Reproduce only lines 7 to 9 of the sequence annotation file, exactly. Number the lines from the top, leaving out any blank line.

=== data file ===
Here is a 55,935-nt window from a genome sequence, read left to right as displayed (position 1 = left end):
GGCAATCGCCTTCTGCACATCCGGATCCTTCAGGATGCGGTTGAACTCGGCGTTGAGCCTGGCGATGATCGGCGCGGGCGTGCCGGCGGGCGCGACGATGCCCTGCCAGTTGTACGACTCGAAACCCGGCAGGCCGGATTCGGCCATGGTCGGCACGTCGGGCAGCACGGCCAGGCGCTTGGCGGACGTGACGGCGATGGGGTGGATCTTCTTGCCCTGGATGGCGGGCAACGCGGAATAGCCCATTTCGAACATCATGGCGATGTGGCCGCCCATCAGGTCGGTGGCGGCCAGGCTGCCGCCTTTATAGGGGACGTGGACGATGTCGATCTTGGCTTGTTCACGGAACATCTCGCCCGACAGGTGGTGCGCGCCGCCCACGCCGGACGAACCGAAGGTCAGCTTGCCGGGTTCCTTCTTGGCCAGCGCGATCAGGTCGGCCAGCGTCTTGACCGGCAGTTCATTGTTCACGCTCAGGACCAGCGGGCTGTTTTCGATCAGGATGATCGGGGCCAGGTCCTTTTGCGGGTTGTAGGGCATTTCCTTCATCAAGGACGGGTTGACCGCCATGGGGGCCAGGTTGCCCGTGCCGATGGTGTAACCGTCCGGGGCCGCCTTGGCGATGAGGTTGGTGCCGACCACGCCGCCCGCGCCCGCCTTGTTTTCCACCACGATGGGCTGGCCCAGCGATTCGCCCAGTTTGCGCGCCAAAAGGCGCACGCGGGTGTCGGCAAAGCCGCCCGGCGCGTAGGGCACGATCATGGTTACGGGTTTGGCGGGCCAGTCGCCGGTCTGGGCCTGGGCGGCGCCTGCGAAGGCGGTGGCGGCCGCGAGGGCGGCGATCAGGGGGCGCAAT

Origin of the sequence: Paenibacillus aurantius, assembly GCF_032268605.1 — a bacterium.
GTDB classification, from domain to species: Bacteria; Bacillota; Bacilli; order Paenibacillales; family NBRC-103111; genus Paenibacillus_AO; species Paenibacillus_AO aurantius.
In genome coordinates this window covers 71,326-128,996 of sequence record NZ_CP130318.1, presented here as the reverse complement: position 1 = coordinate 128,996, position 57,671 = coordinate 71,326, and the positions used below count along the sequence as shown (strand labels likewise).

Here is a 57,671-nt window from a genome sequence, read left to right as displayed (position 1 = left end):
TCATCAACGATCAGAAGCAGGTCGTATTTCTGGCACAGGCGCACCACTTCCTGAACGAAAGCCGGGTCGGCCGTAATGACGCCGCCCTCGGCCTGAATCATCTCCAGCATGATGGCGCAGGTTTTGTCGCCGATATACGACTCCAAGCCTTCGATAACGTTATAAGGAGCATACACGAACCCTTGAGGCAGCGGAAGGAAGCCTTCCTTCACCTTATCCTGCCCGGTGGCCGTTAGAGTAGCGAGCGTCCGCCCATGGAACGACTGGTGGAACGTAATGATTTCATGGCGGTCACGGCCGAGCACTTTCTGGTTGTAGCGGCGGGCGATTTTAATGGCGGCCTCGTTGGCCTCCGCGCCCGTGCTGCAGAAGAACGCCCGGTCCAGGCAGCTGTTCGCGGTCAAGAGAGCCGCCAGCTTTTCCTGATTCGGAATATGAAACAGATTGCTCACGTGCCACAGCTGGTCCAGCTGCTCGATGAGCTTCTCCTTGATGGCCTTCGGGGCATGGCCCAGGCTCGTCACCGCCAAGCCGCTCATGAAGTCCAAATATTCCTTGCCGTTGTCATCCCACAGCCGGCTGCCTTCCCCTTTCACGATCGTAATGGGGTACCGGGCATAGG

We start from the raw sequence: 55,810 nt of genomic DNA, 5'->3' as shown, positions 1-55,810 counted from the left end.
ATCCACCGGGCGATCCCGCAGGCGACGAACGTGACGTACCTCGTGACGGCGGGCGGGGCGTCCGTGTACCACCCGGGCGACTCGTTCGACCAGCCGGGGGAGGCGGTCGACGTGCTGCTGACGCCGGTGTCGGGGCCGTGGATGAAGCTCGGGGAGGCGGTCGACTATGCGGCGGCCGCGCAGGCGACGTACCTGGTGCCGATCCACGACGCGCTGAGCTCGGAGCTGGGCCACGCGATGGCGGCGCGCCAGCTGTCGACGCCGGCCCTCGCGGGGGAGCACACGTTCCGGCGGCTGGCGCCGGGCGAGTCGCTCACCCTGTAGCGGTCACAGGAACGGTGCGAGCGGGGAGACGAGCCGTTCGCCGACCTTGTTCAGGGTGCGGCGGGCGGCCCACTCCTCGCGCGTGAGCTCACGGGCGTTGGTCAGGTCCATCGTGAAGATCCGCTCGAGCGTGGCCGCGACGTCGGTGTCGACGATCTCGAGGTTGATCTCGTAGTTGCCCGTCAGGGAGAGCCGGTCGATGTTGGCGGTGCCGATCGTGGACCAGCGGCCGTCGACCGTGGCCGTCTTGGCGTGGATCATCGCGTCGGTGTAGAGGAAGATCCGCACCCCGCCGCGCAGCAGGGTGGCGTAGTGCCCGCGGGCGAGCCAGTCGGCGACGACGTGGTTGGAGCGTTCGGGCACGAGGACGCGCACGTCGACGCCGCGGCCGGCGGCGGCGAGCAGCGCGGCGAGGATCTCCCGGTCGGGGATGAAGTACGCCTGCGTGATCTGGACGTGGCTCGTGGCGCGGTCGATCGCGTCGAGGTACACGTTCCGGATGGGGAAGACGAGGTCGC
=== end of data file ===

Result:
TCATCAACGATCAGAAGCAGGTCGTATTTCTGGCACAGGCGCACCACTTCCTGAACGAAAGCCGGGTCGGCCGTAATGACGCCGCCCTCGGCCTGAATCATCTCCAGCATGATGGCGCAGGTTTTGTCGCCGATATACGACTCCAAGCCTTCGATAACGTTATAAGGAGCATACACGAACCCTTGAGGCAGCGGAAGGAAGCCTTCCTTCACCTTATCCTGCCCGGTGGCCGTTAGAGTAGCGAGCGTCCGCCCATGGAACGACTGGTGGAACGTAATGATTTCATGGCGGTCACGGCCGAGCACTTTCTGGTTGTAGCGGCGGGCGATTTTAATGGCGGCCTCGTTGGCCTCCGCGCCCGTGCTGCAGAAGAACGCCCGGTCCAGGCAGCTGTTCGCGGTCAAGAGAGCCGCCAGCTTTTCCTGATTCGGAATATGAAACAGATTGCTCACGTGCCACAGCTGGTCCAGCTGCTCGATGAGCTTCTCCTTGATGGCCTTCGGGGCATGGCCCAGGCTCGTCACCGCCAAGCCGCTCATGAAGTCCAAATATTCCTTGCCGTTGTCATCCCACAGCCGGCTGCCTTCCCCTTTCACGATCGTAATGGGGTACCGGGCATAGG

We start from the raw sequence: 55,810 nt of genomic DNA, 5'->3' as shown, positions 1-55,810 counted from the left end.
ATCCACCGGGCGATCCCGCAGGCGACGAACGTGACGTACCTCGTGACGGCGGGCGGGGCGTCCGTGTACCACCCGGGCGACTCGTTCGACCAGCCGGGGGAGGCGGTCGACGTGCTGCTGACGCCGGTGTCGGGGCCGTGGATGAAGCTCGGGGAGGCGGTCGACTATGCGGCGGCCGCGCAGGCGACGTACCTGGTGCCGATCCACGACGCGCTGAGCTCGGAGCTGGGCCACGCGATGGCGGCGCGCCAGCTGTCGACGCCGGCCCTCGCGGGGGAGCACACGTTCCGGCGGCTGGCGCCGGGCGAGTCGCTCACCCTGTAGCGGTCACAGGAACGGTGCGAGCGGGGAGACGAGCCGTTCGCCGACCTTGTTCAGGGTGCGGCGGGCGGCCCACTCCTCGCGCGTGAGCTCACGGGCGTTGGTCAGGTCCATCGTGAAGATCCGCTCGAGCGTGGCCGCGACGTCGGTGTCGACGATCTCGAGGTTGATCTCGTAGTTGCCCGTCAGGGAGAGCCGGTCGATGTTGGCGGTGCCGATCGTGGACCAGCGGCCGTCGACCGTGGCCGTCTTGGCGTGGATCATCGCGTCGGTGTAGAGGAAGATCCGCACCCCGCCGCGCAGCAGGGTGGCGTAGTGCCCGCGGGCGAGCCAGTCGGCGACGACGTGGTTGGAGCGTTCGGGCACGAGGACGCGCACGTCGACGCCGCGGCCGGCGGCGGCGAGCAGCGCGGCGAGGATCTCCCGGTCGGGGATGAAGTACGCCTGCGTGATCTGGACGTGGCTCGTGGCGCGGTCGATCGCGTCGAGGTACACGTTCCGGATGGGGAAGACGAGGTCGC